If you are looking for a beautiful shrub to add to your landscape, look no further. The oakleaf hydrangea is the plant for you.
This plant can thrive in many different regions as long as you adjust your care methods for the region you are in, so it is an option for everyone.
Apart from the wonderfully large leaves that give it its name, it also flowers with large white conical shapes emerging from the plant. Not to mention, if the standard oakleaf hydrangea Is not appealing to you, there are many different cultivars that you can look into.
What is Oakleaf Hydrangea?
Oakleaf hydrangea, or Hydrangea quercifolia as it is known in the scientific community, is a tough shrub that does well in the shade. This plant flowers in the summer, with its flowers shooting out from cone-shaped structures on the plant.
These flowers start off as white but may change to pale pink or purple over the course of a few months. It keeps its leaves until early winter when they fall off and show off its branches and stems. Then in the spring, the plant regrows its deep green leaves and textured silky hairs.
The name of this plant comes from its uniquely shaped leaves. Wide, dark green, and shaped like oak tree leaves, the leaves of this plant add interest to any landscape. These leaves can reach up to twelve inches long. Typically longer leaves grow on plants that have lots of shade. In the fall, the leaves turn red, brown, and purple, which may hang onto the plant until winter before falling off.
Growing Oakleaf Hydrangea
The first thing to pay attention to for these specimens is the location you are planting them in.
The oakleaf hydrangea shrubs are happiest in areas with a lot of shade. You also should look into the condition of your soil. This shrub will do best in fertile, well-drained soil.
Another thing to keep in mind is that this plant is sprawling. Be sure to leave plenty of room for it so send up new shoots and spread. If you would like a plant that does not spread, try exploring other plant options.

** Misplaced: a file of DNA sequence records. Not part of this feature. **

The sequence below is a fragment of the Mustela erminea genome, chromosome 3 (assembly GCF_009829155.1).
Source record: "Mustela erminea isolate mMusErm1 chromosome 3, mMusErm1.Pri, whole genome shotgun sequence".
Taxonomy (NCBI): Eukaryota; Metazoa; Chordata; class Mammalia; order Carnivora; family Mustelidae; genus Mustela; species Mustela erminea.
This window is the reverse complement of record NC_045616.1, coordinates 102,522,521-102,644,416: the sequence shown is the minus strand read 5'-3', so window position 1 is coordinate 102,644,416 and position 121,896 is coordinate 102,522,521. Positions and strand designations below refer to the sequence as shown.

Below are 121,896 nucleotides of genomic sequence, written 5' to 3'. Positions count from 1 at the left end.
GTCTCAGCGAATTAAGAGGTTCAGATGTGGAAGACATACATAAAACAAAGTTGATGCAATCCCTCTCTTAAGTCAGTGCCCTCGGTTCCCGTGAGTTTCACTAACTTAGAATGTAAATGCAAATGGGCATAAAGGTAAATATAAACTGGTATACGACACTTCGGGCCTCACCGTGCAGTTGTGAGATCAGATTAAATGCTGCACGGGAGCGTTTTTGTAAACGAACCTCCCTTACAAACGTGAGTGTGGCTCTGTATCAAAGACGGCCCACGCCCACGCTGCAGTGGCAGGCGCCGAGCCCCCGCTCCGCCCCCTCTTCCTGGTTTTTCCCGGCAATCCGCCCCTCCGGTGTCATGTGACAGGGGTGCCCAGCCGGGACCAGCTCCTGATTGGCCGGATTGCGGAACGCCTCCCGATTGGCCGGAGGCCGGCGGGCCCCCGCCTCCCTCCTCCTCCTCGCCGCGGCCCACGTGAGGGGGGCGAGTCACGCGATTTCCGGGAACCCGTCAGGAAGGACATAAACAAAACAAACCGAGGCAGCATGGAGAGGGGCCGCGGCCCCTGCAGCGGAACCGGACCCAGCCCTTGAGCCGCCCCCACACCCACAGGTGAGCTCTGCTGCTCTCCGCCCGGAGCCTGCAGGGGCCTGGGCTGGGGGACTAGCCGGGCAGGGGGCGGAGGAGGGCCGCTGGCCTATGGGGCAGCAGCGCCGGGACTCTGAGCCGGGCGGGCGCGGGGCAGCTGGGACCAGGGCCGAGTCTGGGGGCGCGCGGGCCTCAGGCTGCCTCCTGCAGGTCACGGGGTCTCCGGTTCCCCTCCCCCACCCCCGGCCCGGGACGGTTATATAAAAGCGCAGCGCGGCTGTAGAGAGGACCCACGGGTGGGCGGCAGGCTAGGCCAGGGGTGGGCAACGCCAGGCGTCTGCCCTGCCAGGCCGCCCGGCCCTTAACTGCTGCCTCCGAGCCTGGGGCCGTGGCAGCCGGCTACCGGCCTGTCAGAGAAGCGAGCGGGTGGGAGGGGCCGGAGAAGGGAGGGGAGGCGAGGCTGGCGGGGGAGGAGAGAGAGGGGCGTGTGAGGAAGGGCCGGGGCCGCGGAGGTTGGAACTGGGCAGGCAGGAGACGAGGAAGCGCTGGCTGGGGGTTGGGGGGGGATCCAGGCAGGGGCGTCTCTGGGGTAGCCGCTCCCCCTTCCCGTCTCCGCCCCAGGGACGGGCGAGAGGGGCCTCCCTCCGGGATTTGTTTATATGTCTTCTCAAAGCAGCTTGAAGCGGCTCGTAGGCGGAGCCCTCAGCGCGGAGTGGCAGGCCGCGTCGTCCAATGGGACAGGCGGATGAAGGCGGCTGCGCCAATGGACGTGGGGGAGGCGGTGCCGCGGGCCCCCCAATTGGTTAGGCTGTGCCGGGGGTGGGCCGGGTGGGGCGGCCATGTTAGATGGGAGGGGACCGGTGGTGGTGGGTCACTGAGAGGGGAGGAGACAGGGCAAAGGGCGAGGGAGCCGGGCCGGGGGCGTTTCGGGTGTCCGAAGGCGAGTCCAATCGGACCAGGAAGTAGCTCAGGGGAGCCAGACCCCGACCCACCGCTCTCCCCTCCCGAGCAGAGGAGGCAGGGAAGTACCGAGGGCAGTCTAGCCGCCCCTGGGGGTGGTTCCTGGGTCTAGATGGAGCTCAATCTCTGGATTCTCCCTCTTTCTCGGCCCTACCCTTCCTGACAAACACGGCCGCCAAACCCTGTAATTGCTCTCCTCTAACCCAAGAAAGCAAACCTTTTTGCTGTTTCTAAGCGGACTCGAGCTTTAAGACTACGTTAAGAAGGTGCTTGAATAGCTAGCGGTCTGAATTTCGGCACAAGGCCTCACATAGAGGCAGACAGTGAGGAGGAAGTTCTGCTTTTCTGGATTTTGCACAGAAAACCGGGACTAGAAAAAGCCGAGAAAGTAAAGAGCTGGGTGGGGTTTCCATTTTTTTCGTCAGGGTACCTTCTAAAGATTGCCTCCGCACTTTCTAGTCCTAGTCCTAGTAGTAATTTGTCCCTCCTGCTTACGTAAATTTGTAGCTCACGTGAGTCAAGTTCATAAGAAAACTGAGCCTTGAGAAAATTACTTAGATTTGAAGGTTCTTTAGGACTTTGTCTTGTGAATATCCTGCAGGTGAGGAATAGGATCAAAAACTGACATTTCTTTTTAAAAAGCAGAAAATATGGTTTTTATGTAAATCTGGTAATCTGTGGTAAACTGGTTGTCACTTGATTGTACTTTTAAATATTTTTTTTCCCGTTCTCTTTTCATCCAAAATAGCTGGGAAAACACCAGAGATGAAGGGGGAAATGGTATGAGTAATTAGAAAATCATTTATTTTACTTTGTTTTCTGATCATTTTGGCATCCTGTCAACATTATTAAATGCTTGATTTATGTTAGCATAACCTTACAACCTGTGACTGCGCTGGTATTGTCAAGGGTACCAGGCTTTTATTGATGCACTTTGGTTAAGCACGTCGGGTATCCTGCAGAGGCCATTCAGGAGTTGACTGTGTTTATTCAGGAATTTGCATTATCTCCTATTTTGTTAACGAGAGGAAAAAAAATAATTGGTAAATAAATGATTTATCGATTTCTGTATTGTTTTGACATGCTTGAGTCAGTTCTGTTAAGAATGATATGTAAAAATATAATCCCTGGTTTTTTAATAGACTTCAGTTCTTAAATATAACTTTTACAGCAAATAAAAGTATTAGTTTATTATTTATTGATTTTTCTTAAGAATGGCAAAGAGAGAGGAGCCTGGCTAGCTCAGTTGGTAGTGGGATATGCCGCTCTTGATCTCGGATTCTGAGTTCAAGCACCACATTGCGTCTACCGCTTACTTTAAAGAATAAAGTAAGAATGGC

This shrub is one that can grow just about anywhere and in any kind of conditions, from full sun to complete shade, although the medium shade is the best. Otherwise, your plants will likely require more shade. However, if you live closer to the coast, they can handle more sun exposure.
How to Plant Oakleaf Hydrangea
When you are planting Hydrangea quercifolia, make sure you leave the root fare, or the widening part of the stem, visible from the surface.
After planting, water the shrub with two gallons for every inch of trunk diameter for the first two weeks. You should focus your watering on the root flare.
After the first two weeks, continue to water the same amount every other day for two months. Weekly watering should be done after the two-month mark until the plant is established. Once Hydrangea quercifolia is established, you should not need to water it on a strict schedule anymore.
Caring for Oakleaf Hydrangea
Once your oakleaf hydrangea is planted and established, it requires little care. Make sure you water it during long dry periods to keep it from drying out.
Hydrangea quercifolia also does well surrounded by mulch. Make sure the mulch does not touch the base of the stem but give a good three inches of mulch layered on the surface. Reapply mulch in the summer to maintain a cooler yet moist environment that the shrub thrives in.
You should also prune your shrub from time to time. Typically the best time to do this is right after they have flowered in the fall or early winter. The best way to do this is to prune the older parts of the plant after the shrub has flowered. You should aim to remove no more than a third of the whole plant or less to avoid cutting off the blossoms for next year.
Here are a few more hydrangea bush care tips you can follow:
The thickness and hairiness of the oakleaf hydrangea help the shrub retain moisture, so this plant does not need to be watered as frequently as other plants. The best way to keep your Hydrangea quercifolia shrub happy is to water thoroughly, then check the soil by hand to test if it is still damp.
If you still feel moisture, wait a few days to water again. If the soil is not damp to the touch, you can water again.
Your oakleaf hydrangea will be happiest in moist soil that is not overly soggy. It is important to remember that overwatering may cause rot on your oakleaf hydrangea.
Due to Hydrangea quercifolia’s large size, the area beneath the plant is well-shaded. This means that very little weeding is necessary to keep this plant thriving.